No, of course they aren’t. Words like “passion” are thrown around a lot to excuse poor working conditions, especially in creative industries, and there’s pressure to be a “team player”, which really means not kicking up a fuss. They have even more power when games are treated like these important, life-changing works, because that makes it easier to tell people they’ll be missing yet another weekend with their families.
The attention these issues have been given lately should, in a perfect world, ensure that it stops happening. People will stop buying the games, the studios will stop winning awards—but the whole history of the industry suggests that this probably isn’t going to happen. When there aren’t consequences, there’s not really any need to change. If there is a positive side-effect, it's that workers are unionising (opens in new tab), which will hopefully start to serve as a bulwark against crunch and harassment.
Samuel Roberts: Blockbuster drought
2018 definitely had a pile of great games (opens in new tab), but I think blockbusters let the side down a bit this year. Partly, I think it comes down to games like Red Dead missing the PC as Andy discussed above, or the huge wait on Monster Hunter: World, which came out months after the console release. My theory, though, is that the ageing console cycle indirectly affects the kind of big PC games we get in a given year—those new consoles are probably one or two years away now at most, and I would bet that some publishers are holding back some major, exciting projects as a result. A similar thing happened around 2012 and 2013.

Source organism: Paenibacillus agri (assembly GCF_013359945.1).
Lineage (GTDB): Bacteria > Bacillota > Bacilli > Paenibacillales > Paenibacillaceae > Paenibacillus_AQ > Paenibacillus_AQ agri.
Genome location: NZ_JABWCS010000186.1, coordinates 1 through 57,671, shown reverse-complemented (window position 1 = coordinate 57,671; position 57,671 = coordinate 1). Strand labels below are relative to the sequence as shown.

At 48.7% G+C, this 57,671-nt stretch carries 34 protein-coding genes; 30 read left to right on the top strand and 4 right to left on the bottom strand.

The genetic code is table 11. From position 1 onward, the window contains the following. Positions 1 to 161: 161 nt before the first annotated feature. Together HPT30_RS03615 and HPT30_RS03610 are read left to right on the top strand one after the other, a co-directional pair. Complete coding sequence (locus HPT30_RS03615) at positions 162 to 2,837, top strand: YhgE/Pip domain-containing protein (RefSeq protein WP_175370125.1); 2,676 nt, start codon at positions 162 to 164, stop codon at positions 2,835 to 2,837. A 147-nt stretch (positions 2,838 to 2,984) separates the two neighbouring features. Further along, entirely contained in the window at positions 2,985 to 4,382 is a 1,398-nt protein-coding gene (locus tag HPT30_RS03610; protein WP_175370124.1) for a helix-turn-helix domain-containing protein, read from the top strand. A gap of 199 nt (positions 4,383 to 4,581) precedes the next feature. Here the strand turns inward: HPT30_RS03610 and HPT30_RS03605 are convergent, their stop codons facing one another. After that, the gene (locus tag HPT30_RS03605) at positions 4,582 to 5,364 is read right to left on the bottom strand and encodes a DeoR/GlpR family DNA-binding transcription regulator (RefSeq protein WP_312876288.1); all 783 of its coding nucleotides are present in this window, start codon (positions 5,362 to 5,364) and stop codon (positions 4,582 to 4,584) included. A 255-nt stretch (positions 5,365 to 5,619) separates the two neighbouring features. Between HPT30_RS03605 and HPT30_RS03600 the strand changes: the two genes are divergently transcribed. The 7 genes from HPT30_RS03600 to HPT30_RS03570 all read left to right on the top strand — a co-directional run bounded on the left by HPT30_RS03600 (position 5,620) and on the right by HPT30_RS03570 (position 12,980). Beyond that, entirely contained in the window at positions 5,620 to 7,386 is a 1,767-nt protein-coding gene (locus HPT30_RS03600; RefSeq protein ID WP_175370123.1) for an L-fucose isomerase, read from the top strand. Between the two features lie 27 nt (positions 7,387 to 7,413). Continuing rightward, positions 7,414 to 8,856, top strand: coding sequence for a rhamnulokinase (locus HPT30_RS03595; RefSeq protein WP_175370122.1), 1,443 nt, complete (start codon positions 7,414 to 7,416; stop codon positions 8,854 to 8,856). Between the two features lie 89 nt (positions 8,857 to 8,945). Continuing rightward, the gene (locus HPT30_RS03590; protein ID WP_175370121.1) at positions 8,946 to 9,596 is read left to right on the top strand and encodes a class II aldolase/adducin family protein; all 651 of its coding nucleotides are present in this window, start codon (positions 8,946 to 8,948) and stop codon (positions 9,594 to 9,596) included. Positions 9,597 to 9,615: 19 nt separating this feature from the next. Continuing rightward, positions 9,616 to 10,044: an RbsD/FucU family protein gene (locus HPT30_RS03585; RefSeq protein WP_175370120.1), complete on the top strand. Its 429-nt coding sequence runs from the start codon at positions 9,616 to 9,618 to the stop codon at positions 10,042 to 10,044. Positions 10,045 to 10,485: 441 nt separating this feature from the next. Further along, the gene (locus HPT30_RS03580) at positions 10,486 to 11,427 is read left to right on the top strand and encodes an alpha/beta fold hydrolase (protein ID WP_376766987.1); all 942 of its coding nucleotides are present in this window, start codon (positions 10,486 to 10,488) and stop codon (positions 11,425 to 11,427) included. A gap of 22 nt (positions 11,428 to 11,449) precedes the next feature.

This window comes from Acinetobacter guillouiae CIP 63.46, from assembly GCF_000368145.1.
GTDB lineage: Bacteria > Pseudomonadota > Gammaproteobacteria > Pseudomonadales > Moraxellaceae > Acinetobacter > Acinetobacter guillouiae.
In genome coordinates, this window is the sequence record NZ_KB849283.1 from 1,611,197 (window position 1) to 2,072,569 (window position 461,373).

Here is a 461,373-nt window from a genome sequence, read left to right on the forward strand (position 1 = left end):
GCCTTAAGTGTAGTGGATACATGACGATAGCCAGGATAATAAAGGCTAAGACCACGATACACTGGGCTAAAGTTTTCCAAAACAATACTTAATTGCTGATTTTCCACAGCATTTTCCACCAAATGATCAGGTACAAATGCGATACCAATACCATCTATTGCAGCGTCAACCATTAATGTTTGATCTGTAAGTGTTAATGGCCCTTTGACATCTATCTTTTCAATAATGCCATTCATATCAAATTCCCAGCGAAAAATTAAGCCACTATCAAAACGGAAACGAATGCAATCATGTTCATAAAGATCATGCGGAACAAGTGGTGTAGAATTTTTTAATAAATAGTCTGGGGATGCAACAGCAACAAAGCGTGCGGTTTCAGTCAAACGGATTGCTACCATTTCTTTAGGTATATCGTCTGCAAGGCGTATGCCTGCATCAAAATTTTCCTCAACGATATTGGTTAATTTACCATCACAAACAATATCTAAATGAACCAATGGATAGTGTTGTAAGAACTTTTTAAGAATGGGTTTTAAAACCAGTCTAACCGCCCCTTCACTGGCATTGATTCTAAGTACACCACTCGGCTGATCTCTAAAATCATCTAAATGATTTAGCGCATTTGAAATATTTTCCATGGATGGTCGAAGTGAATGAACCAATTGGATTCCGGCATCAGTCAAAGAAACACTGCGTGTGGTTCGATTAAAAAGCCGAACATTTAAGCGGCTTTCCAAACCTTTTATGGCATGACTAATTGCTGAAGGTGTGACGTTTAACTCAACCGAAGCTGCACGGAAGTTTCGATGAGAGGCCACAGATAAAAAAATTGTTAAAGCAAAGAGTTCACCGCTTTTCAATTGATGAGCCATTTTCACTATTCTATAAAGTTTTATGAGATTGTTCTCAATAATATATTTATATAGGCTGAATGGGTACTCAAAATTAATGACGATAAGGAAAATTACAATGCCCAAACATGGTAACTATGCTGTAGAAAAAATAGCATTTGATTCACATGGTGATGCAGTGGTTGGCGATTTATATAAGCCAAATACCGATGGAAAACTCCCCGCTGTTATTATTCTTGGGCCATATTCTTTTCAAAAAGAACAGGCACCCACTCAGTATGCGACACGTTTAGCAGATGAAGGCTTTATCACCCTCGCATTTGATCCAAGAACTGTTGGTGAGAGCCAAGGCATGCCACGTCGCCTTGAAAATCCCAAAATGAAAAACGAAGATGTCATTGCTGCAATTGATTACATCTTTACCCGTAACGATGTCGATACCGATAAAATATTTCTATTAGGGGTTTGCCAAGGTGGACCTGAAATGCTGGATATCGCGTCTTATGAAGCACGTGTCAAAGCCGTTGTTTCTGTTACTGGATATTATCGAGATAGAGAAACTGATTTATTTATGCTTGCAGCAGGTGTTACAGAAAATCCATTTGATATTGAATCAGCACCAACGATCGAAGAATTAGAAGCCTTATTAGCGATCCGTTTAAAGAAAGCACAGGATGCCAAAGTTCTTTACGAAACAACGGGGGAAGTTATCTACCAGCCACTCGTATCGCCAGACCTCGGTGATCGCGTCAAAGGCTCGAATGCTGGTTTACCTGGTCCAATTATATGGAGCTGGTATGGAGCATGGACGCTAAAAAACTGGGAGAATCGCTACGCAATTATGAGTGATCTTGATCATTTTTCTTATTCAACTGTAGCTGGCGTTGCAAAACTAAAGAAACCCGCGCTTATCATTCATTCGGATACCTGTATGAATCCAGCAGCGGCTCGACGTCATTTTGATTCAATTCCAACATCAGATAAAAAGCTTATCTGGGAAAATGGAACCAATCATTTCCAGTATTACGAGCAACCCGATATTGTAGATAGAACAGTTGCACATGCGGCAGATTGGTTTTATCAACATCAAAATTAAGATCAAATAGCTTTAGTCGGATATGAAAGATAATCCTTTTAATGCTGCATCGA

It's not helped when games in this final quarter of the year like Fallout 76 (opens in new tab) or Just Cause 4 (opens in new tab) turned out to be a little disappointing, too. Even Battlefield 5 (opens in new tab) was our lowest scoring main entry in some time—Hitman 2 (opens in new tab) aside, I haven't found much to love in this year's busy season from the major publishers, even as I'm continually dazzled by the indie scene on PC. I want both, you know? Just look at our winners' lists from 2015—that was an amazing year for big games.